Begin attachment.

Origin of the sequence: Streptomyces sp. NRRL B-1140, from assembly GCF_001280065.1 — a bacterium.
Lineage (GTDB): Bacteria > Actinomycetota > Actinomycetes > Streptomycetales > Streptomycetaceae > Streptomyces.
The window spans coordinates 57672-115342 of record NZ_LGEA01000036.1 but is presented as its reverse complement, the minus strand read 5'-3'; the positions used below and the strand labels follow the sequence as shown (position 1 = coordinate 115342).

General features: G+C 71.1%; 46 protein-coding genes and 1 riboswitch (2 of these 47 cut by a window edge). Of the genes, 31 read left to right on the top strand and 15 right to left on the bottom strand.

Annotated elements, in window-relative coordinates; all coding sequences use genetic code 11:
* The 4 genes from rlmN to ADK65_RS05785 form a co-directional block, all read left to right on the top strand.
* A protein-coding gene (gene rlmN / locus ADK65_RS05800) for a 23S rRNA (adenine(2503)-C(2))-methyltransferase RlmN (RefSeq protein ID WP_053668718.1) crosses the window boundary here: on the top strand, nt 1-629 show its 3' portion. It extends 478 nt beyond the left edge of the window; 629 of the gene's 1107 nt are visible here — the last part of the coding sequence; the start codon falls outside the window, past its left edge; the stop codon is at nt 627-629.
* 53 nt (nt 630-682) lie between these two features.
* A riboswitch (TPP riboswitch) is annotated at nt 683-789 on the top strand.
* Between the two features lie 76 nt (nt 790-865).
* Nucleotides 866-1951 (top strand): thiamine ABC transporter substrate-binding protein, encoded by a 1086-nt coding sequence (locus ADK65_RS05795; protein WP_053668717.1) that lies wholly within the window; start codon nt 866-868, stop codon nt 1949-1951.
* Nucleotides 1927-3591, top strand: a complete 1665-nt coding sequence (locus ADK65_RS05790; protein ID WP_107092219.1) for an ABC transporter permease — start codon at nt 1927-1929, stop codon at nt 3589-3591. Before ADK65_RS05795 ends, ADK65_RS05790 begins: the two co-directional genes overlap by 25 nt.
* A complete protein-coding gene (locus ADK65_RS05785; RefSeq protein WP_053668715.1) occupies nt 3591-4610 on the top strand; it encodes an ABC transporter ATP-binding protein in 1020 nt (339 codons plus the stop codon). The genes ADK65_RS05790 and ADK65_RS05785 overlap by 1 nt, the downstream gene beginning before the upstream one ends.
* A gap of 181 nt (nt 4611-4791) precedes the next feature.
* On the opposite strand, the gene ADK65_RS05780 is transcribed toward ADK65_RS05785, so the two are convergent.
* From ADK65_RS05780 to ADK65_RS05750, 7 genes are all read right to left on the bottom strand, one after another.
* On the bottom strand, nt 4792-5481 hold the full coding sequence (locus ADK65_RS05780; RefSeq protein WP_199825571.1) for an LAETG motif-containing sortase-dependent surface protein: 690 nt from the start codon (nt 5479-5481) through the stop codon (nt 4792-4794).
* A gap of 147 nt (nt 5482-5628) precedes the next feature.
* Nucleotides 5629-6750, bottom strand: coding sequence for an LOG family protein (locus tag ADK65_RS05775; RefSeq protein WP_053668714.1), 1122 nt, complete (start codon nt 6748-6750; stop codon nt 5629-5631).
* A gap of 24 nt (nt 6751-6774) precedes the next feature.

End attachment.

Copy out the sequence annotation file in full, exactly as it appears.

Origin of the sequence: Streptomyces sp. NRRL B-1140, from assembly GCF_001280065.1 — a bacterium.
Lineage (GTDB): Bacteria > Actinomycetota > Actinomycetes > Streptomycetales > Streptomycetaceae > Streptomyces.
The window spans coordinates 57672-115342 of record NZ_LGEA01000036.1 but is presented as its reverse complement, the minus strand read 5'-3'; the positions used below and the strand labels follow the sequence as shown (position 1 = coordinate 115342).

General features: G+C 71.1%; 46 protein-coding genes and 1 riboswitch (2 of these 47 cut by a window edge). Of the genes, 31 read left to right on the top strand and 15 right to left on the bottom strand.

Annotated elements, in window-relative coordinates; all coding sequences use genetic code 11:
* The 4 genes from rlmN to ADK65_RS05785 form a co-directional block, all read left to right on the top strand.
* A protein-coding gene (gene rlmN / locus ADK65_RS05800) for a 23S rRNA (adenine(2503)-C(2))-methyltransferase RlmN (RefSeq protein ID WP_053668718.1) crosses the window boundary here: on the top strand, nt 1-629 show its 3' portion. It extends 478 nt beyond the left edge of the window; 629 of the gene's 1107 nt are visible here — the last part of the coding sequence; the start codon falls outside the window, past its left edge; the stop codon is at nt 627-629.
* 53 nt (nt 630-682) lie between these two features.
* A riboswitch (TPP riboswitch) is annotated at nt 683-789 on the top strand.
* Between the two features lie 76 nt (nt 790-865).
* Nucleotides 866-1951 (top strand): thiamine ABC transporter substrate-binding protein, encoded by a 1086-nt coding sequence (locus ADK65_RS05795; protein WP_053668717.1) that lies wholly within the window; start codon nt 866-868, stop codon nt 1949-1951.
* Nucleotides 1927-3591, top strand: a complete 1665-nt coding sequence (locus ADK65_RS05790; protein ID WP_107092219.1) for an ABC transporter permease — start codon at nt 1927-1929, stop codon at nt 3589-3591. Before ADK65_RS05795 ends, ADK65_RS05790 begins: the two co-directional genes overlap by 25 nt.
* A complete protein-coding gene (locus ADK65_RS05785; RefSeq protein WP_053668715.1) occupies nt 3591-4610 on the top strand; it encodes an ABC transporter ATP-binding protein in 1020 nt (339 codons plus the stop codon). The genes ADK65_RS05790 and ADK65_RS05785 overlap by 1 nt, the downstream gene beginning before the upstream one ends.
* A gap of 181 nt (nt 4611-4791) precedes the next feature.
* On the opposite strand, the gene ADK65_RS05780 is transcribed toward ADK65_RS05785, so the two are convergent.
* From ADK65_RS05780 to ADK65_RS05750, 7 genes are all read right to left on the bottom strand, one after another.
* On the bottom strand, nt 4792-5481 hold the full coding sequence (locus ADK65_RS05780; RefSeq protein WP_199825571.1) for an LAETG motif-containing sortase-dependent surface protein: 690 nt from the start codon (nt 5479-5481) through the stop codon (nt 4792-4794).
* A gap of 147 nt (nt 5482-5628) precedes the next feature.
* Nucleotides 5629-6750, bottom strand: coding sequence for an LOG family protein (locus tag ADK65_RS05775; RefSeq protein WP_053668714.1), 1122 nt, complete (start codon nt 6748-6750; stop codon nt 5629-5631).
* A gap of 24 nt (nt 6751-6774) precedes the next feature.